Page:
Where I did feel like this book is lacking is in pictures for the exercises. There aren't adequate pictures for the exercises she gives. Some of them have none, and I think, especially if you don't have a background in dance, the worded explanation on some of them may leave you confused and unsure what to do. I also feel that the number of exercises given probably aren't going to produce the same results she's got, unless you're doing a few hours worth of them. And actually, really, I'm pretty sure just doing the ones included in this book alone isn't going to provide the deltoids (shoulder muscles) she's got visible in her pictures…
I also feel like promising anybody a willowy, lean dancer's body is a slippery slope. Some people's bodies don't do willowy. Mine sure as heck doesn't, not when I was in gymnastics, not when I was underweight, not when I was jogging, or trying pilates or yoga...you get the idea. I spent a number of years trying to pursue willowy, and it never happened for me. My body is built well for one thing apparently...short, bulky looking muscles, and it doesn't matter what I do, that's where I end up. Right now, I strength train pretty aggressively, because I have an amazing special needs son, and being the best mom I can be to him pretty much requires every muscle my body can come up with. This is the first time in my life I've ever been grateful for that. My point is...your genetics have a huge roll to play in whether or not your body can look the way Misty's does. So I think all of the sections in this book where she talks about focusing on overall health and vitality as your goal...those are the ones worth reading and setting your heart on. Because maybe you're blessed you can be willowy, maybe you're not. But improvements in health and fitness levels are pretty much attainable by most anyone.
I did do the floor barre exercises she was recommending this morning, and I've got to tell you. I found it relaxing as heck. And several of the poses are very akin to yoga. But I don't think for me, personally, that floor barre provides what I need, but it could be a great place to start if you haven't been exercising in a while.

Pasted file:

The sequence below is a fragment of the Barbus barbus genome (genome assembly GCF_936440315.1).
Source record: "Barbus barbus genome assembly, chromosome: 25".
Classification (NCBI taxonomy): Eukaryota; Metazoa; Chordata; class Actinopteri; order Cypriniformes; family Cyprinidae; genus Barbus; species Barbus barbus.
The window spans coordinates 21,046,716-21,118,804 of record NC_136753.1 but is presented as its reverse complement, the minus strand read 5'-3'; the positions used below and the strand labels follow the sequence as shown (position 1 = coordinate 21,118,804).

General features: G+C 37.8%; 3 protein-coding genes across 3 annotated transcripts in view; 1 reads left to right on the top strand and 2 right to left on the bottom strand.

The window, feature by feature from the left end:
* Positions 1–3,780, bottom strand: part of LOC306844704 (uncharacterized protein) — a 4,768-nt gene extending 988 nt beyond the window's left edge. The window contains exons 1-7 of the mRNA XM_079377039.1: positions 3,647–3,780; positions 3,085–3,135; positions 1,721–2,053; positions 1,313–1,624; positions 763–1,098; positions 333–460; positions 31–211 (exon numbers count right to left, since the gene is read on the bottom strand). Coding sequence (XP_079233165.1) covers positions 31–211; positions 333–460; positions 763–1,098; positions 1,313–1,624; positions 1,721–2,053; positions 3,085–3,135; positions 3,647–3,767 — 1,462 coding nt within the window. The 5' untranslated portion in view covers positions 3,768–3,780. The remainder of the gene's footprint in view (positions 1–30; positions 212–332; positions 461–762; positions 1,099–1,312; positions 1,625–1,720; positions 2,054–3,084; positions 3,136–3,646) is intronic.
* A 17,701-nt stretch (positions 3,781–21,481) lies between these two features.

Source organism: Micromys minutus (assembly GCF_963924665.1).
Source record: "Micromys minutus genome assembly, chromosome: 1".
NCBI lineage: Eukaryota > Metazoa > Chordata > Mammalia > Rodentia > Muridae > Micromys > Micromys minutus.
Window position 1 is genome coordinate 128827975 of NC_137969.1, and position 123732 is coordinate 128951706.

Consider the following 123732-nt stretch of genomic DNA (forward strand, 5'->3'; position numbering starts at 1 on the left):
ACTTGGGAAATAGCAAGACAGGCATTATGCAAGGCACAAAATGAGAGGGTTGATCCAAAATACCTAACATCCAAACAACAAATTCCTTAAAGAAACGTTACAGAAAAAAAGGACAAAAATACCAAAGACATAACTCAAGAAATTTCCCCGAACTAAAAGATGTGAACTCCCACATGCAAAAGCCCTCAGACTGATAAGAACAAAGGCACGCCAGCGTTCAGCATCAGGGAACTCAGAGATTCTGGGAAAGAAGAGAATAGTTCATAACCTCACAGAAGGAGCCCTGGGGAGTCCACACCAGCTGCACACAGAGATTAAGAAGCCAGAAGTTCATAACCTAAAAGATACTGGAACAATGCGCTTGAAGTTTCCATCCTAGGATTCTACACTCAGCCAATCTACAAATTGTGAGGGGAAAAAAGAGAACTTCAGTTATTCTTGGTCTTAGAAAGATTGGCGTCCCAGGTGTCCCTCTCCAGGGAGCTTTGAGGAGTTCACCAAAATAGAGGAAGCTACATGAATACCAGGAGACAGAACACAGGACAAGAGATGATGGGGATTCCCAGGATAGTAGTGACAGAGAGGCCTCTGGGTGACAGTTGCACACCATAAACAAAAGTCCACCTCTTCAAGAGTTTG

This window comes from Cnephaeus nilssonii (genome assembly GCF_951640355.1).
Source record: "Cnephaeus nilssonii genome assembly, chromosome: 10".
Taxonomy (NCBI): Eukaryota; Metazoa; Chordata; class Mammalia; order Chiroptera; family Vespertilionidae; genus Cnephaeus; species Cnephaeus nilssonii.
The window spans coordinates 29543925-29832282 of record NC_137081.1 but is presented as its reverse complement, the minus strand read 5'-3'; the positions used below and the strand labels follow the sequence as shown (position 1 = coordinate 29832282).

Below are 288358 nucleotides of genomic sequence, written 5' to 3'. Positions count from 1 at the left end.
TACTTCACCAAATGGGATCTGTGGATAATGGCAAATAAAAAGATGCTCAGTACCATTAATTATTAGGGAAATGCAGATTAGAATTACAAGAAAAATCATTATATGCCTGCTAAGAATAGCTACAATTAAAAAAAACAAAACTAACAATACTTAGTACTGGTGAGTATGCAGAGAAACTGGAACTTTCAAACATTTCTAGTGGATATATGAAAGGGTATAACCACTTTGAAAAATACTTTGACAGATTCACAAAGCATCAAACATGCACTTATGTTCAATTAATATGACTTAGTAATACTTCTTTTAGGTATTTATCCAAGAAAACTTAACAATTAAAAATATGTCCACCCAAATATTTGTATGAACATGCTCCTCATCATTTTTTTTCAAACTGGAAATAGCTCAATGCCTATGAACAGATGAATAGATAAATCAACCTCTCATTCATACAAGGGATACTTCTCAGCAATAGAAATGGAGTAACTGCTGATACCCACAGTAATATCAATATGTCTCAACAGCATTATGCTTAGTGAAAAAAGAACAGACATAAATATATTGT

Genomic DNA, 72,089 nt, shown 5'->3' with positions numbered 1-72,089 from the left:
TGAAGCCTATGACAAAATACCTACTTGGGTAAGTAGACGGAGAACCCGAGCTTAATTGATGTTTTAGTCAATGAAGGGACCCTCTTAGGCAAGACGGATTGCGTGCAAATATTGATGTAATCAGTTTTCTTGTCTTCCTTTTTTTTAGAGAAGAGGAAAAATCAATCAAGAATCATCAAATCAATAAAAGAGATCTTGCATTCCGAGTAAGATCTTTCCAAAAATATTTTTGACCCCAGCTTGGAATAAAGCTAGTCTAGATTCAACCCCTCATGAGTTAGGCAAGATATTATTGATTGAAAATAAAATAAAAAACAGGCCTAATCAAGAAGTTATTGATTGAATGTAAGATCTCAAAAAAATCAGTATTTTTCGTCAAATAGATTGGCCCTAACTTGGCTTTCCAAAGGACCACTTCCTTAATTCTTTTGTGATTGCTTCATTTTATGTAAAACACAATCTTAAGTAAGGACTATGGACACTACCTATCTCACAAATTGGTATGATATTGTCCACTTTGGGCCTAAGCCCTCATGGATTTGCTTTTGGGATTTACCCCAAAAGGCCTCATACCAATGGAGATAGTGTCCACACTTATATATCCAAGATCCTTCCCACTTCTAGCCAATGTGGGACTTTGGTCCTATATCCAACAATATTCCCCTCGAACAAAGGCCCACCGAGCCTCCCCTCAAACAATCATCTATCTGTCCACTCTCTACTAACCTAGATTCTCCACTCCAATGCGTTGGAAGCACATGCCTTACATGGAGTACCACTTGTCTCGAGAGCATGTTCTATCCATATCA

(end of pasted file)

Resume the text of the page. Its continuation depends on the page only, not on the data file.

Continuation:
Overall, I thing this is a book that has more merits then not. I love that she strives for an overall balance in healthy living where she involves pieces on stress management, diet, finding social relationships with people you aspire to be like, fitness, and food. I think there's a lot of value here, especially for someone who's not been exercising. If you have a higher fitness level, I think, unfortunately, you're probably going to need to look elsewhere.
That being said, this is not the book most people want when they are ready to start a new diet/fitness regimen. The nutrition guidelines are pretty run-of-the-mill protein/healthy fat/produce/complex carbs recommendations that middle of the road nutrition has been recommending for years. Generally portions are given in relation to the size of one's palm, and loose recommendations are given for ways to arrange your daily plate. This is going to be information that food-conscious folks are very familiar with, and yet is probably not specific enough for newbies. There's virtually no information for how to tweak to get the results you want, and nothing to address different metabolisms and lifestyles.
The same can be said for movement. Misty says to have movements that you do for the sheer joy of it, and focuses the exercise portion of the plan on simple floor barre and barre techniques. While it is refreshing and unconventional in the diet/fitness world that she focuses on the importance of balance and graceful movement, I'm not sure that the majority of people will see a huge change in their patterns from trying to teach themselves barre from a book in their living room. Unless they have previous dance background, it would be very difficult to follow her instructions in a way that would actually change some one's grace. Also, "at least two times a week but six would not be too much" is perhaps too loose a structure for most.
In the end, I think this is a fun read for people who want to peer into the life of a ballerina, and see how they might eat and what basic routines they might have, but it is not applicable to most people who would want to actually develop a "ballerina body."